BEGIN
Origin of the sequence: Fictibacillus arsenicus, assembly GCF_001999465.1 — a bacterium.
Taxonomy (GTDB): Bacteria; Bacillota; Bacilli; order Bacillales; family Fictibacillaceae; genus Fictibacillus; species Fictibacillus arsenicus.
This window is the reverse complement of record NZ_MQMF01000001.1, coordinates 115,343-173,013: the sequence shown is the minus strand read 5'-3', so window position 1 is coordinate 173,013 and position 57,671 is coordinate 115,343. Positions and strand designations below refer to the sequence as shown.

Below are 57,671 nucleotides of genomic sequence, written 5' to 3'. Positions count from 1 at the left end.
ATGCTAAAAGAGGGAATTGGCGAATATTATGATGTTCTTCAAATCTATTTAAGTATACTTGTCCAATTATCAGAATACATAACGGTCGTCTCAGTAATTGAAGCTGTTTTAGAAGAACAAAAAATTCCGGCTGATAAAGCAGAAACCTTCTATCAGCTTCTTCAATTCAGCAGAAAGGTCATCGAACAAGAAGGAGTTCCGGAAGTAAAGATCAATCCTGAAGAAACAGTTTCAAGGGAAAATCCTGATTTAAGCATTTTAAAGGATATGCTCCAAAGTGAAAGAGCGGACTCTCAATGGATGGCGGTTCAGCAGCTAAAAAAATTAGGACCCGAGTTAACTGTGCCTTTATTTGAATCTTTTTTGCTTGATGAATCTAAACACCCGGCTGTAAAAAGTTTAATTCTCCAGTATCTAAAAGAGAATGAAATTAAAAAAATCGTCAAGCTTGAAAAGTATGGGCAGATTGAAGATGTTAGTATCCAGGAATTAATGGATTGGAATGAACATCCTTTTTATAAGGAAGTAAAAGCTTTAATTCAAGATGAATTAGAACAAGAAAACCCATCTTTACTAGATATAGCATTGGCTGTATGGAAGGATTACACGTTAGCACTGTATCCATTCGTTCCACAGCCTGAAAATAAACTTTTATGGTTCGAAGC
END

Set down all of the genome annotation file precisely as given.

Origin of the sequence: Fictibacillus arsenicus, assembly GCF_001999465.1 — a bacterium.
Taxonomy (GTDB): Bacteria; Bacillota; Bacilli; order Bacillales; family Fictibacillaceae; genus Fictibacillus; species Fictibacillus arsenicus.
This window is the reverse complement of record NZ_MQMF01000001.1, coordinates 115,343-173,013: the sequence shown is the minus strand read 5'-3', so window position 1 is coordinate 173,013 and position 57,671 is coordinate 115,343. Positions and strand designations below refer to the sequence as shown.

Below are 57,671 nucleotides of genomic sequence, written 5' to 3'. Positions count from 1 at the left end.
ATGCTAAAAGAGGGAATTGGCGAATATTATGATGTTCTTCAAATCTATTTAAGTATACTTGTCCAATTATCAGAATACATAACGGTCGTCTCAGTAATTGAAGCTGTTTTAGAAGAACAAAAAATTCCGGCTGATAAAGCAGAAACCTTCTATCAGCTTCTTCAATTCAGCAGAAAGGTCATCGAACAAGAAGGAGTTCCGGAAGTAAAGATCAATCCTGAAGAAACAGTTTCAAGGGAAAATCCTGATTTAAGCATTTTAAAGGATATGCTCCAAAGTGAAAGAGCGGACTCTCAATGGATGGCGGTTCAGCAGCTAAAAAAATTAGGACCCGAGTTAACTGTGCCTTTATTTGAATCTTTTTTGCTTGATGAATCTAAACACCCGGCTGTAAAAAGTTTAATTCTCCAGTATCTAAAAGAGAATGAAATTAAAAAAATCGTCAAGCTTGAAAAGTATGGGCAGATTGAAGATGTTAGTATCCAGGAATTAATGGATTGGAATGAACATCCTTTTTATAAGGAAGTAAAAGCTTTAATTCAAGATGAATTAGAACAAGAAAACCCATCTTTACTAGATATAGCATTGGCTGTATGGAAGGATTACACGTTAGCACTGTATCCATTCGTTCCACAGCCTGAAAATAAACTTTTATGGTTCGAAGC